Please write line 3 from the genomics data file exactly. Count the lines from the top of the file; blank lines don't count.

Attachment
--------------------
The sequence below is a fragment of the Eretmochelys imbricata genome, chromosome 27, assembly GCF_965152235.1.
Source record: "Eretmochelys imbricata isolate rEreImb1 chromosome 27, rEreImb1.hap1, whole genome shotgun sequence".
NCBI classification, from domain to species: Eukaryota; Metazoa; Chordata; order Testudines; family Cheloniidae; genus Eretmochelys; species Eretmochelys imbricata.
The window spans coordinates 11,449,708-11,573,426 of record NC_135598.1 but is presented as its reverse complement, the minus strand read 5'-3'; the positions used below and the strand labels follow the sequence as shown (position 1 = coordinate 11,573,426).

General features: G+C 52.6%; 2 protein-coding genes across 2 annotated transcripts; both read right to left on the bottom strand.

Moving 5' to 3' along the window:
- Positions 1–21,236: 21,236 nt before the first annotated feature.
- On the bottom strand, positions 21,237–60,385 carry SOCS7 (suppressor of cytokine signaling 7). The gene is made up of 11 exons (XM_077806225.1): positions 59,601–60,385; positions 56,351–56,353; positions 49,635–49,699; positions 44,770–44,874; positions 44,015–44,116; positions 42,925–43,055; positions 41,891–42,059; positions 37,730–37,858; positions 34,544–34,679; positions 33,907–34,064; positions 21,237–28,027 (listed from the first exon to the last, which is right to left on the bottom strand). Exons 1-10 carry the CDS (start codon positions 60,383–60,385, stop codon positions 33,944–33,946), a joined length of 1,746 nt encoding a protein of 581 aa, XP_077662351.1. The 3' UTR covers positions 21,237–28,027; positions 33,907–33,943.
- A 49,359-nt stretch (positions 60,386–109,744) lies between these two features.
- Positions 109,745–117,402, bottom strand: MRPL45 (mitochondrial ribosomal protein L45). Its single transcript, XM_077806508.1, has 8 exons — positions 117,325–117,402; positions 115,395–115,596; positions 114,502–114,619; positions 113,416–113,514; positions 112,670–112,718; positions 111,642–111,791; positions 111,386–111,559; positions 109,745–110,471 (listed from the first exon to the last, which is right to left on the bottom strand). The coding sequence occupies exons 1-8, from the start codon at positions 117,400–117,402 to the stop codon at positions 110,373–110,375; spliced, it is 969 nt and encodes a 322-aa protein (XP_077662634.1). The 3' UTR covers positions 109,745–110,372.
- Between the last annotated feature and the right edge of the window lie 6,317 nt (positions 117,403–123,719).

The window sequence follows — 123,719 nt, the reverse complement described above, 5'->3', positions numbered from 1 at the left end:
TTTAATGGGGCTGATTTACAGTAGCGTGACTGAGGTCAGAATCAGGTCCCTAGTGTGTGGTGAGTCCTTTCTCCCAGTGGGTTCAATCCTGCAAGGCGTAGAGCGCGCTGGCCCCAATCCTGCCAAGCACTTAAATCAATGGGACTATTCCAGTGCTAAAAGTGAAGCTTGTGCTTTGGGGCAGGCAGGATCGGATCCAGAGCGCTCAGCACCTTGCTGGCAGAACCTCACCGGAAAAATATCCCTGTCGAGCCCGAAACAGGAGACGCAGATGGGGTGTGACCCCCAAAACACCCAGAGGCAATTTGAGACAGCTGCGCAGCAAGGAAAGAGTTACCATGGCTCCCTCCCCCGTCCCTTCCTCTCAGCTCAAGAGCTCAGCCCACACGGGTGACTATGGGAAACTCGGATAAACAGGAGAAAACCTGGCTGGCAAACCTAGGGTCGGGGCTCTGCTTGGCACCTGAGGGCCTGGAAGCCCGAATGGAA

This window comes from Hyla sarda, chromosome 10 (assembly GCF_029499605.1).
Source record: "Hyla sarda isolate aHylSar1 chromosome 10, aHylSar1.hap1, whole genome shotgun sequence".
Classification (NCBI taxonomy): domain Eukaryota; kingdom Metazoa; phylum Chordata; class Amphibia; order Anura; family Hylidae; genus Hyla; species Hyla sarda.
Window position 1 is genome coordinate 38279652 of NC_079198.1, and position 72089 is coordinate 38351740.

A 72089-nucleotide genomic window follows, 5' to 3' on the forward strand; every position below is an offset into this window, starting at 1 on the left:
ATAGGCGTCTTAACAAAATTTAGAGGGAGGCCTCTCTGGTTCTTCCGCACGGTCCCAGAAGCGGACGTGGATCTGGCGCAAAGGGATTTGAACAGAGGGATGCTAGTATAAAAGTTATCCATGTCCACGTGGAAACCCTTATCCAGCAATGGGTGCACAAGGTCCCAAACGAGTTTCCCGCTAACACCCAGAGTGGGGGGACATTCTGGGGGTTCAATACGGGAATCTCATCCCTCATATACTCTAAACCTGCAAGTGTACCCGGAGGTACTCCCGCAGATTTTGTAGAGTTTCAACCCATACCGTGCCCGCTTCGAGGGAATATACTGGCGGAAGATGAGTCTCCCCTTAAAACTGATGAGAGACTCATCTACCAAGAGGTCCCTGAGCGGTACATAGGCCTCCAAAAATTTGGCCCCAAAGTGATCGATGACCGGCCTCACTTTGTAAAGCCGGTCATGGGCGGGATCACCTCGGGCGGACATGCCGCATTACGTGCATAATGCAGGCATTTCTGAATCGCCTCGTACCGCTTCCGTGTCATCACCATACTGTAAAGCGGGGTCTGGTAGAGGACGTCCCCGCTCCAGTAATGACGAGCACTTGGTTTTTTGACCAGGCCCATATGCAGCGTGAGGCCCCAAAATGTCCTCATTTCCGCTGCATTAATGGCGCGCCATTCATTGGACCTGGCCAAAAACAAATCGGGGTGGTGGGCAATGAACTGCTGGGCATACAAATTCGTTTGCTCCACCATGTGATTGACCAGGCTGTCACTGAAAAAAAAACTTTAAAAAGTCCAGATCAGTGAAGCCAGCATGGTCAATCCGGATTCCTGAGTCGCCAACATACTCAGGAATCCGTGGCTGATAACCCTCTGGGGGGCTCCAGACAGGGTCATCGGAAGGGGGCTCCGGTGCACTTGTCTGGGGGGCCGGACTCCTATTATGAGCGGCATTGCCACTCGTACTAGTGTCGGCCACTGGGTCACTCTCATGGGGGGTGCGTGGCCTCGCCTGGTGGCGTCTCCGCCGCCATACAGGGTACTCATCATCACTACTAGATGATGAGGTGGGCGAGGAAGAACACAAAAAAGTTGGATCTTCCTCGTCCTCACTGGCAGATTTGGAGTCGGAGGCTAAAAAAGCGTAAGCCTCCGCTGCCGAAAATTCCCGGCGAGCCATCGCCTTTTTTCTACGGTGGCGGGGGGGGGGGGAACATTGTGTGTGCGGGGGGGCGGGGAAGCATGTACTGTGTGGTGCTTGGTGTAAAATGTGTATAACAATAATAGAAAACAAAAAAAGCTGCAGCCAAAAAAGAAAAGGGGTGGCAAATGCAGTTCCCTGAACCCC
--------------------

NCBI classification, from domain to species: Eukaryota; Metazoa; Chordata; order Testudines; family Cheloniidae; genus Eretmochelys; species Eretmochelys imbricata.